April 2012 Newsletter

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If you'd like to sign up for our monthly newsletter, just drop us an email. We won't bother you more than once a month, but we'll tell you about what we've been reading at Bookbag and any news from the site. We promise never to pass your details on to anyone else. In fact... we won't even tell each other.

April's News from Bookbag Towers

Hello! Is the weather doing weird things around your way? At Bookbag Towers, the weather just can't make up its mind. It's bitterly cold one day and sunshine warm the next. It's playing havoc with our wardrobe choices. Sigh.

One piece of bookish news that caught our eye this month was about a $20m fund launched by audiobook Audible. Authors signing up to its program will benefit financially if they use social media to promote their work. You can read about it here in The Guardian. Writers will get $1 dollar for every audiobook sold through either Audible or iTunes. A dig at Kindle, we wonder? It's not as though authors aren't already using social media. All the ones we know are, anyway.

Golden Hour

This month, we've chosen In the Springtime of the Year by Susan Hill as our look back in pleasure. Originally published in 1973, it's an exquisite and timeless exploration of love and grief which is surprisingly upliffting given the subject matter. Vintage are giving it a timely reissue to coincide with the movie success of Woman in Black.

Books of the Month

And on to to the new... . In fiction, Sue is recommending Arcadia by Lauren Groff. Back in the seventies a group of idealists (well, hippies) founded a commune in the grounds of Arcadia House, a decaying mansion in western New York State. In the early days the renovation of the house and the funding of the commune was hopeful, energising - the American dream encapsulated in bricks, crops and hard work - but as with many, if not most, such enterprises it was not to last. It's an exquisite book to treasure. The writing, the characters, the location are excellent and Sue will without doubt read it again.

Ani thinks crime fans will love The Eyes of Lira Kazan by Eva Joly and Judith Perrignon, a tense, exciting page-turner linking the head of Nigeria's fraud squad, a Russian journalist who will follow a good story through anything and a French prosecutor who has way too much curiosity for his own good. What sort of world are we actually living in? Perhaps we don't want to know... or perhaps we should.

In non-fiction, Zoe loved Are You Smart Enough To Work At Google? by William Poundstone. Zoe isn't not sure this book would be much help in preparing for a 'normal' interview in a 'normal' company, and she really wouldn't advocate reading this in lieu of more usual research on the role and organisation, but when you want something to read for the sake of it, want to be entertained, challenged, amused and baffled, and want to have great brain teasers to stump your friends with, this book is the one you need.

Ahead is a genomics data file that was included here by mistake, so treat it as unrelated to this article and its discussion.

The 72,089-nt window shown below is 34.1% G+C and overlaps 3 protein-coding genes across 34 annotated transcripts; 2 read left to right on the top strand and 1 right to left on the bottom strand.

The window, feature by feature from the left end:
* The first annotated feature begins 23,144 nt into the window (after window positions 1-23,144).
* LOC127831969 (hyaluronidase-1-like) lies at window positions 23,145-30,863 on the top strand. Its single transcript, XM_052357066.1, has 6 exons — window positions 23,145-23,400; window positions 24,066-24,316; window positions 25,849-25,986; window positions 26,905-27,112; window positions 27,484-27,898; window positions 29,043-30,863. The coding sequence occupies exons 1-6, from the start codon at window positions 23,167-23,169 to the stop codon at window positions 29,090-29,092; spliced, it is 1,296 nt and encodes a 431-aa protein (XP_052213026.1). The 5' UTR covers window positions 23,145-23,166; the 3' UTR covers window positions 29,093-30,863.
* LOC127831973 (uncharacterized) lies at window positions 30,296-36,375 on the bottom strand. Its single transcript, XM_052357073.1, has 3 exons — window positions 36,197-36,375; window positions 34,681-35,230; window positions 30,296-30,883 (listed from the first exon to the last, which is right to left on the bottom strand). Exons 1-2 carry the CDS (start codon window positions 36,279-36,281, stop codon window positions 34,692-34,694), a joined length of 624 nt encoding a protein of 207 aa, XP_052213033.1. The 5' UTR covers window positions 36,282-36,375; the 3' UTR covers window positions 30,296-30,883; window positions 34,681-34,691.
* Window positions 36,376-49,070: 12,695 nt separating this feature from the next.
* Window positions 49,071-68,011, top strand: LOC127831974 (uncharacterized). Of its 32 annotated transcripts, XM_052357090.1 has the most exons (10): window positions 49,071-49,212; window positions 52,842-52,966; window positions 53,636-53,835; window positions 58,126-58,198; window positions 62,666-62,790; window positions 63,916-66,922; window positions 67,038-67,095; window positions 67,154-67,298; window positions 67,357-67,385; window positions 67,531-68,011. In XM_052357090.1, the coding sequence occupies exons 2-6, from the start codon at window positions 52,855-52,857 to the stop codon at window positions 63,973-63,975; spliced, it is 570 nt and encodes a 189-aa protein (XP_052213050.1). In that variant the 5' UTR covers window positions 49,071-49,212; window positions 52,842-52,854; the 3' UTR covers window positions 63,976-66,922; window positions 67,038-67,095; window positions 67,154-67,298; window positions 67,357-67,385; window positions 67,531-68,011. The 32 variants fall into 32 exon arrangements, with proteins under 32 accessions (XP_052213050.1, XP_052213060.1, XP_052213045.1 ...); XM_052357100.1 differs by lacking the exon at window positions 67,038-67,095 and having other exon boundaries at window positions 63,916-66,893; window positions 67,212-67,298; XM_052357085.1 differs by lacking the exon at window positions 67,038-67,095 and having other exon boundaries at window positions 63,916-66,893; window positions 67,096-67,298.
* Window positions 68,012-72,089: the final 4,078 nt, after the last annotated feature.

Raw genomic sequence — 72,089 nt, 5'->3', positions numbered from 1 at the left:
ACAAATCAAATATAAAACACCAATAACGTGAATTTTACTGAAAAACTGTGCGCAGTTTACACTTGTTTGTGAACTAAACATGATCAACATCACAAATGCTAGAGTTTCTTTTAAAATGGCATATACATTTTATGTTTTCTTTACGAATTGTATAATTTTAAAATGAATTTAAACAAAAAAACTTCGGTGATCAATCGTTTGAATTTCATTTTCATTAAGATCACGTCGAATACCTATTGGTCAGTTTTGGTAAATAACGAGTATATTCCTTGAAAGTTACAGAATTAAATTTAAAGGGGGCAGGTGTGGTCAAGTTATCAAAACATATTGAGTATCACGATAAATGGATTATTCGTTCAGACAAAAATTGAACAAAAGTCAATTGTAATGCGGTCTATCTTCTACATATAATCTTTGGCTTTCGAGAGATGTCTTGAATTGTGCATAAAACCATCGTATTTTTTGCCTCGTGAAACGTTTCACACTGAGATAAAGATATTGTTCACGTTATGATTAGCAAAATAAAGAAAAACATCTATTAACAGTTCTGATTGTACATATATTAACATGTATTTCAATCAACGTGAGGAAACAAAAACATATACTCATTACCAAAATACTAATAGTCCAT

For the younger ones, Linda loved Chomp by Carl Hiaasen. Mickey Cray, an animal wrangler, has been employed to work on a TV show with Derek Badger, the survivalist. But Mickey has a head injury after a frozen iguana landed on him (don't ask) so it's up to his son Wahoo to make sure things go smoothly. And to say that he's got his hands full in this romp through the Florida Everglades is a serious understatement.

Features

Loads of authors have called into Bookbag Towers for a chat this month.

Robert recently read A Year Without Autumn. He was thrilled when Liz Kessler popped into Bookbag Towers for a chat. If you love her Emily Windsnap and Philippa Fisher books, take a look at what she told us!

We found Margie Gelbwasser's Pieces of Us to be one of the most disturbing YA books I've ever read, but it was incredibly well-written. We couldn't pass up the opportunity to find out a bit more about this talented author. And we've been impressed by both Entangled and Torn by Cat Clarke, so we enticed her into the office to ask her a few questions.

We really enjoyed the collection of flash fiction by Marc Nash and it was a real pleasure to chat to him when he popped into Bookbag Towers. We really enjoyed Weekend in Weighton by Terry Murphy and we were very taken by his hero, Eddie Greene. When Terry popped into the office we had a few questions for him.

After years (a lifetime!) of being told to be less selfish and to put other people first it was a relief to encounter someone who had other ideas - so when Olga Levancuka came to the office with some copies of her book we couldn't wait to ask her a few questions. We came late to the charm of Hattori Hachi but when author Jane Prowse dropped in to see us we had quite a few questions to ask her!

Ever since we read Are You Smart Enough To Work At Google? we've been trying out the questions on each other. William Poundstone popped into Bookbag Towers and chatted to us about some of the questions which are asked at job interviews.

Reviewers

We're always on the look out for people to join our panel of reviewers at Bookbag. We need people who understand that the reader wants to know what the reviewer thinks about the book and not just what's written on the back cover. If you think that you're one of these special people that we're looking for, we want to hear from you. You can find details of how to apply here on the site. Don't be shy!

Competitions

We have competitions for some great books going this month, and every month, so get entering!

And that's about it for this month. If you're passing Bookbag Towers do pop in and see us – we're at www.thebookbag.co.uk.

All at Bookbag Towers

(PS – if you don't want to receive further copies of our newsletter please email us and we'll see that you're deleted from the mailing list.)